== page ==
“Isn’t that Peter Sellers behind those Foster Grants?”From around 1965-68, Foster Grant ran a series of adverts featuring movie stars of the day wearing their sunglasses. Each photo had a quote by the star underneath, plus a few paragraphs about how mysteriously cool shades were. And looking at the photos, it’s hard to disagree!
“Handknits for all the family.” This small, A6 magazine by Patons & Beehive was published in 1963. It included instructions for nine designs as well as images of a selection of their other patterns. There was also hints and tips on various aspects of handknitting.
“Gentlemen Prefer Hanes” These unashamedly awful Hanes pantyhose adverts date from between 1973-84. Each one features a man leering at another woman’s legs whilst out with his wife or girlfriend. I don’t know about them being gentlemen, more like creepymen!
“As recommended by the medical profession.”Health vests were obviously quite the thing in England in the 1950’s, and after looking over these knitting patterns you’ll wonder how you ever survived without one.
During the 1980’s-1990’s, Intarsia (a UK based company) produced over one hundred super cool knitted jumper patterns of cartoon TV characters (plus a few non-cartoon characters too). They are out of print these days, but still circulate on the second-hand market.
“Anybody can have a better figure!” These black & white illustrated ads for Jantsen girdles and panty-girdles are from 1947-50. The artwork was by Pete Hawley.
“Young gentry sport shirts.” These spiffy menswear catalogue images are from a 1966 JC Penneys catalogue and feature an array of mildly amused men sporting knitted cardigans, pullovers and shirts.
One up in style.
These adverts are from 1971-72 and feature some fantastic text (as well as some fantastic trousers). All the chaps sit defiantly with one leg draped over the arm of their large ornate throne-like chairs, showing of their modern breeches and manhood at the same time.
“Elegant. Sporty. Excellent.” This edition of Machine Knitting Chic was published in 1990 (no.5, £1.75) and included 30 over-ornamented jumpers with such wide shoulder that getting though doors must have taken some consideration.
“Body-clinging knits stress masculinity with lean, sexy look.” Ebony magazine’s September 1970 fashion shoot for men, taken in New York Central Park, was based around “machismo”. And striped trousers.
“Furs, plaids and bold colours spice men’s fashions for fall ’72.” Ebony magazine’s September 1972 fashion shoot for men was based around layering different colours, patterns and fabrics. And plaid. Lots of plaid.
“If you’ve got it, flaunt it – elegantly!” Ebony magazine’s April 1973 fashion shoot for men was all about colourful leisure looks with comfort, class, plaid and pinstripes. The photoshoot took the “tremendous trio” to the Caribbean island of Curacao where they lounged about on bridges, rock pools and against craggy walls.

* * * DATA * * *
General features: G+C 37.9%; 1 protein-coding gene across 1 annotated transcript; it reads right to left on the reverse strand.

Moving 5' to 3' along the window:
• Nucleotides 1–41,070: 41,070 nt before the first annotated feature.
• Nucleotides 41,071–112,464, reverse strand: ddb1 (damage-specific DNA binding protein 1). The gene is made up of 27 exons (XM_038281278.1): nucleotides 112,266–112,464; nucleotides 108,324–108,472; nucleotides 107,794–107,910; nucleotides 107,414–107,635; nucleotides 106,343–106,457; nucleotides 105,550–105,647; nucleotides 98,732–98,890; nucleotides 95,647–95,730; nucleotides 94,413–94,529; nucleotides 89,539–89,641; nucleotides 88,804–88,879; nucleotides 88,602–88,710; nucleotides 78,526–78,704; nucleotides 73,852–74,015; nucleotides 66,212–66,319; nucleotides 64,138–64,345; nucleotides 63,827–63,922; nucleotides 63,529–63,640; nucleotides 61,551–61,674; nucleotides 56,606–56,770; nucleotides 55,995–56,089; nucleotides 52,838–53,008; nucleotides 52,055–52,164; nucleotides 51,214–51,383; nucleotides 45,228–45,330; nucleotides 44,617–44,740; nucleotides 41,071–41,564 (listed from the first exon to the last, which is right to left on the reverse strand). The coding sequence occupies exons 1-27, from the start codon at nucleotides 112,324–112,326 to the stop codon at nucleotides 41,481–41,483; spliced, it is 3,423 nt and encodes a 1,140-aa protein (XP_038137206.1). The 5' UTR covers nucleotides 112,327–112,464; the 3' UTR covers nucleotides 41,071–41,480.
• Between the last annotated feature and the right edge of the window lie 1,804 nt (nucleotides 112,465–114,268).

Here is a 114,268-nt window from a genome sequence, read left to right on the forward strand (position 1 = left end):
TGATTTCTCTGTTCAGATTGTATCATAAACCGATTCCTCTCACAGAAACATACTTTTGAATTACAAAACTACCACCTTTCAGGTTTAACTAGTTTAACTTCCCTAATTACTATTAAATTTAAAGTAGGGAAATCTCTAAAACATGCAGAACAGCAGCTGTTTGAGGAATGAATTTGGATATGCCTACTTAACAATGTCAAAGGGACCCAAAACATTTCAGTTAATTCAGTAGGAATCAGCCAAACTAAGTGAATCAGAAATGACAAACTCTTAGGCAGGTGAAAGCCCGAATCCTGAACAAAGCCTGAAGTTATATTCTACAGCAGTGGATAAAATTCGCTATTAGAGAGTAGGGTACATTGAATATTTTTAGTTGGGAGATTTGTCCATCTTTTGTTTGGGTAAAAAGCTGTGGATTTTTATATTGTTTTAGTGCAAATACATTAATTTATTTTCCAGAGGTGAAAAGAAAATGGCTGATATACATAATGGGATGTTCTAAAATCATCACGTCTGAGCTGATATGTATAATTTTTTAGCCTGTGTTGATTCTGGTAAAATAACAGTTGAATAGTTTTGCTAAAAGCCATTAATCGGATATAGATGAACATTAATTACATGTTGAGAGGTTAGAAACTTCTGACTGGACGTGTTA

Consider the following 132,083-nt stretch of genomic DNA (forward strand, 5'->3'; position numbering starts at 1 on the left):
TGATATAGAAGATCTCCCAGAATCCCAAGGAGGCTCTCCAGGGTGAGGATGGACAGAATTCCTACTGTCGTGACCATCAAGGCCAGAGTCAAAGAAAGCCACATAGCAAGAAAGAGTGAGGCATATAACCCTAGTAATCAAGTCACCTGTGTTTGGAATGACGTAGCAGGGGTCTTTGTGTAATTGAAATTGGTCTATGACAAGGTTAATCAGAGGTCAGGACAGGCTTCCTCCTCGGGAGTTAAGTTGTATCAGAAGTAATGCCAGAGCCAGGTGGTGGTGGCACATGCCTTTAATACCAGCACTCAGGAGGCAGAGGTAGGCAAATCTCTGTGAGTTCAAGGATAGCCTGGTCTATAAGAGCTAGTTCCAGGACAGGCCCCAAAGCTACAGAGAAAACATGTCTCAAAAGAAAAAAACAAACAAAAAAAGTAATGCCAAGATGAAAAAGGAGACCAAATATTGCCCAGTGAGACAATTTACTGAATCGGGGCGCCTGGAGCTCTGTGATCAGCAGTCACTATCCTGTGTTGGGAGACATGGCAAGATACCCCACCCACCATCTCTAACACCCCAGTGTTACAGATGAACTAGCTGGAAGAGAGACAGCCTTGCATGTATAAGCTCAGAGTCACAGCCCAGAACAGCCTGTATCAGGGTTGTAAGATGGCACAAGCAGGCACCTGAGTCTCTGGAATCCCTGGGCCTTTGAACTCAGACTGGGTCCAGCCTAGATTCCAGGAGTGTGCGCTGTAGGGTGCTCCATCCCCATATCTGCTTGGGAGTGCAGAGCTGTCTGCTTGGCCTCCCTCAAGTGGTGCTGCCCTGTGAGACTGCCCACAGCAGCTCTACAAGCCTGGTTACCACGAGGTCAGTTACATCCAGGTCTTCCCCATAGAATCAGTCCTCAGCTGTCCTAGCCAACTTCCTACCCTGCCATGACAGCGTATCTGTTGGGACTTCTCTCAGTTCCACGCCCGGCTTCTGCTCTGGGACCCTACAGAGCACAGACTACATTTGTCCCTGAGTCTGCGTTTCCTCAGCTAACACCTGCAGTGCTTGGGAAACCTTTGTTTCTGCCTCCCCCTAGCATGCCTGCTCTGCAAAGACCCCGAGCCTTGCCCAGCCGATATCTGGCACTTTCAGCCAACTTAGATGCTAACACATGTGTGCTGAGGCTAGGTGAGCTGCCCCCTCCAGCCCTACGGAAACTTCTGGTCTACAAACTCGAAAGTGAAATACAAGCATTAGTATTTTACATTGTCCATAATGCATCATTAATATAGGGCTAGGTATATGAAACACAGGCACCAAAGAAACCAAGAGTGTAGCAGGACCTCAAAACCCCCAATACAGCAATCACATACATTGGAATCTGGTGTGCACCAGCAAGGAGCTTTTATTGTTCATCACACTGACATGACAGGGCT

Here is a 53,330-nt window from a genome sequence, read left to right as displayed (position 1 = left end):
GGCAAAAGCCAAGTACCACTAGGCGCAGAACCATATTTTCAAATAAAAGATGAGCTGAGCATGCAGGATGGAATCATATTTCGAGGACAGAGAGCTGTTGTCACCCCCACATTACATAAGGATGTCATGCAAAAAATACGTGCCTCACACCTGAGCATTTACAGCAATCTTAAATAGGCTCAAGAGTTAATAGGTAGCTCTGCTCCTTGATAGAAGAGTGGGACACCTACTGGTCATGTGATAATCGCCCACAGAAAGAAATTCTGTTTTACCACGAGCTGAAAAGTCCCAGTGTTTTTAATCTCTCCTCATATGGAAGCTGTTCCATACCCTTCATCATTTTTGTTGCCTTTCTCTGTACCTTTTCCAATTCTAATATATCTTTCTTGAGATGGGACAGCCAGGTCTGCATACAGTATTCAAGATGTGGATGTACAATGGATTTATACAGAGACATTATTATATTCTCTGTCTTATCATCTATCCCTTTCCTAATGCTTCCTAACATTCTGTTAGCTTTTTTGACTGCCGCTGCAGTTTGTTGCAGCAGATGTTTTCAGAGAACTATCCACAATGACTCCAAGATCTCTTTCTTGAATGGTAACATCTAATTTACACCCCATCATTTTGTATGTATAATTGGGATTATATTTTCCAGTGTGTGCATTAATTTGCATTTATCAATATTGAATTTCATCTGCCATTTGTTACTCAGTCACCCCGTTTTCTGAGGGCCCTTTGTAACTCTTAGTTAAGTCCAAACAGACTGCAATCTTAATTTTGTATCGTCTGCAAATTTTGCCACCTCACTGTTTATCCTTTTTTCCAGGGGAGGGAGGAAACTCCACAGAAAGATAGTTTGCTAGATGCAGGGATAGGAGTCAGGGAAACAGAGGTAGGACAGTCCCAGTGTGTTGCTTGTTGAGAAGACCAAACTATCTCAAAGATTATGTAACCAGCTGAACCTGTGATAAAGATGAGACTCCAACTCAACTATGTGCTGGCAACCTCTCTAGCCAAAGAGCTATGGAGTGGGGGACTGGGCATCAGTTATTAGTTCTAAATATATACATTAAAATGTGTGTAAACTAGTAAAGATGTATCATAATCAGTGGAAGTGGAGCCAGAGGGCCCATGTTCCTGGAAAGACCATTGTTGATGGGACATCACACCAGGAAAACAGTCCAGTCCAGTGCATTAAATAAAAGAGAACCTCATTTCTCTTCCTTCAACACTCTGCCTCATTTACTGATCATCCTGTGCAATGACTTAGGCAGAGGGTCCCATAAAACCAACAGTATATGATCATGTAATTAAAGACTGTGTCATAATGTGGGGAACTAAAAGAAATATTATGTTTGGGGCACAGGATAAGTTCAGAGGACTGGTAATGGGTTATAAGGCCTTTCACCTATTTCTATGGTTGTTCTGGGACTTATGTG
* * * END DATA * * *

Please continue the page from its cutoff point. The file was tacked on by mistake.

“What all girls desire!” These black and white illustrated ads for Spun-lo lingerie date from mid 1951-52. They had white backgrounds and a little rhyme about an expensive luxury and their cheap undies.
“So healthy for my budget!” These black and white illustrated ads for Spun-lo lingerie date from early 1951. They started off with full backgrounds, which were then reduced to just the mid section.
“How to look every inch the country gentleman.” These ads for Stetson Hats date from 1945-48. They were mainly illustrated by Phil Dormont, but other artists were also used here and there, including Slayton Underhill, Scott Evans, Edwin Dahlberg and a couple whose signatures I can’t read.
Swatch (from Swiss Watch) began production in 1983. Below are my favourite geometric/graphic designs designs from 1983-1993. They started off quite plain, but by 1988 they had got really bold!
At the bottom of the page are my favourite Pop Swatch designs from 1988-1993. They first made an appearance in 1987 with a plain strap and face, and became more fancy the following year.
“And she’ll sleep beautifully ever after.” These ads for Vanity Fair lingerie cover the 1950’s. They all had a plain backdrop, full length bodies, and partially hidden faces. This style carried on right up to 1980 at least.
“All is vanity…” These ads for Vanity Fair lingerie cover the 1960’s. They all had a plain, bright backdrop, full length bodies, and partially hidden faces. This style carried on right up to 1980 at least.
“The glamour girl look returns.” These ads for Vanity Fair lingerie cover the 1970’s. They all had a plain backdrop, full length bodies, and partially hidden faces. This style carried on right up to 1980 at least.
“Watch him crush it!” These ads for Wembley neckwear date from 1941-42, and featured American wrestlers of the day doing their best to wrinkle their “Nor-East” ties.
“A”Moods for sleeping from the old silver screen.” This fashion article is from Life magazine, April 1969. It features French actress Genevieve Gilles modelling an array of glamorous nightwear.